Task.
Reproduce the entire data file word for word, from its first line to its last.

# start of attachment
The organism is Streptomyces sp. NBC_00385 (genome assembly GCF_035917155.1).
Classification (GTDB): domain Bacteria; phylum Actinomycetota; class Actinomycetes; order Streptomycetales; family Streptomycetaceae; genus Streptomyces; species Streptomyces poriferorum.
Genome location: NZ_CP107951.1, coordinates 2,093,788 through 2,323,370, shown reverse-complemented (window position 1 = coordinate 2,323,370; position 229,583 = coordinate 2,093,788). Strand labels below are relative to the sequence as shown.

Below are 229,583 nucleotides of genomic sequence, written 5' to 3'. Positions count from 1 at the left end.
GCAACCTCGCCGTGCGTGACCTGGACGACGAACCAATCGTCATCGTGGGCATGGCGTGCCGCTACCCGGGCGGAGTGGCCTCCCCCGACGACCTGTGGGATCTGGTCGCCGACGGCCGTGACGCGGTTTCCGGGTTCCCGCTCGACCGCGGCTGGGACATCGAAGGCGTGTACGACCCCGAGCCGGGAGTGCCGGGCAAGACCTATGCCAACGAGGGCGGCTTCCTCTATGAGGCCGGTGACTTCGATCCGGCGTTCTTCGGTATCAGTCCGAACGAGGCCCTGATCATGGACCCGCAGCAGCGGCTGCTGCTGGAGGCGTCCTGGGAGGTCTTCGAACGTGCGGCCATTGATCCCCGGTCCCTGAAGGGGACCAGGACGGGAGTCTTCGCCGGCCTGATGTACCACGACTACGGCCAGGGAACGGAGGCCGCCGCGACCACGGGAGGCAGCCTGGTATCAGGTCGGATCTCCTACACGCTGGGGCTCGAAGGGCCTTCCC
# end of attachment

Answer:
The organism is Streptomyces sp. NBC_00385 (genome assembly GCF_035917155.1).
Classification (GTDB): domain Bacteria; phylum Actinomycetota; class Actinomycetes; order Streptomycetales; family Streptomycetaceae; genus Streptomyces; species Streptomyces poriferorum.
Genome location: NZ_CP107951.1, coordinates 2,093,788 through 2,323,370, shown reverse-complemented (window position 1 = coordinate 2,323,370; position 229,583 = coordinate 2,093,788). Strand labels below are relative to the sequence as shown.

Below are 229,583 nucleotides of genomic sequence, written 5' to 3'. Positions count from 1 at the left end.
GCAACCTCGCCGTGCGTGACCTGGACGACGAACCAATCGTCATCGTGGGCATGGCGTGCCGCTACCCGGGCGGAGTGGCCTCCCCCGACGACCTGTGGGATCTGGTCGCCGACGGCCGTGACGCGGTTTCCGGGTTCCCGCTCGACCGCGGCTGGGACATCGAAGGCGTGTACGACCCCGAGCCGGGAGTGCCGGGCAAGACCTATGCCAACGAGGGCGGCTTCCTCTATGAGGCCGGTGACTTCGATCCGGCGTTCTTCGGTATCAGTCCGAACGAGGCCCTGATCATGGACCCGCAGCAGCGGCTGCTGCTGGAGGCGTCCTGGGAGGTCTTCGAACGTGCGGCCATTGATCCCCGGTCCCTGAAGGGGACCAGGACGGGAGTCTTCGCCGGCCTGATGTACCACGACTACGGCCAGGGAACGGAGGCCGCCGCGACCACGGGAGGCAGCCTGGTATCAGGTCGGATCTCCTACACGCTGGGGCTCGAAGGGCCTTCCC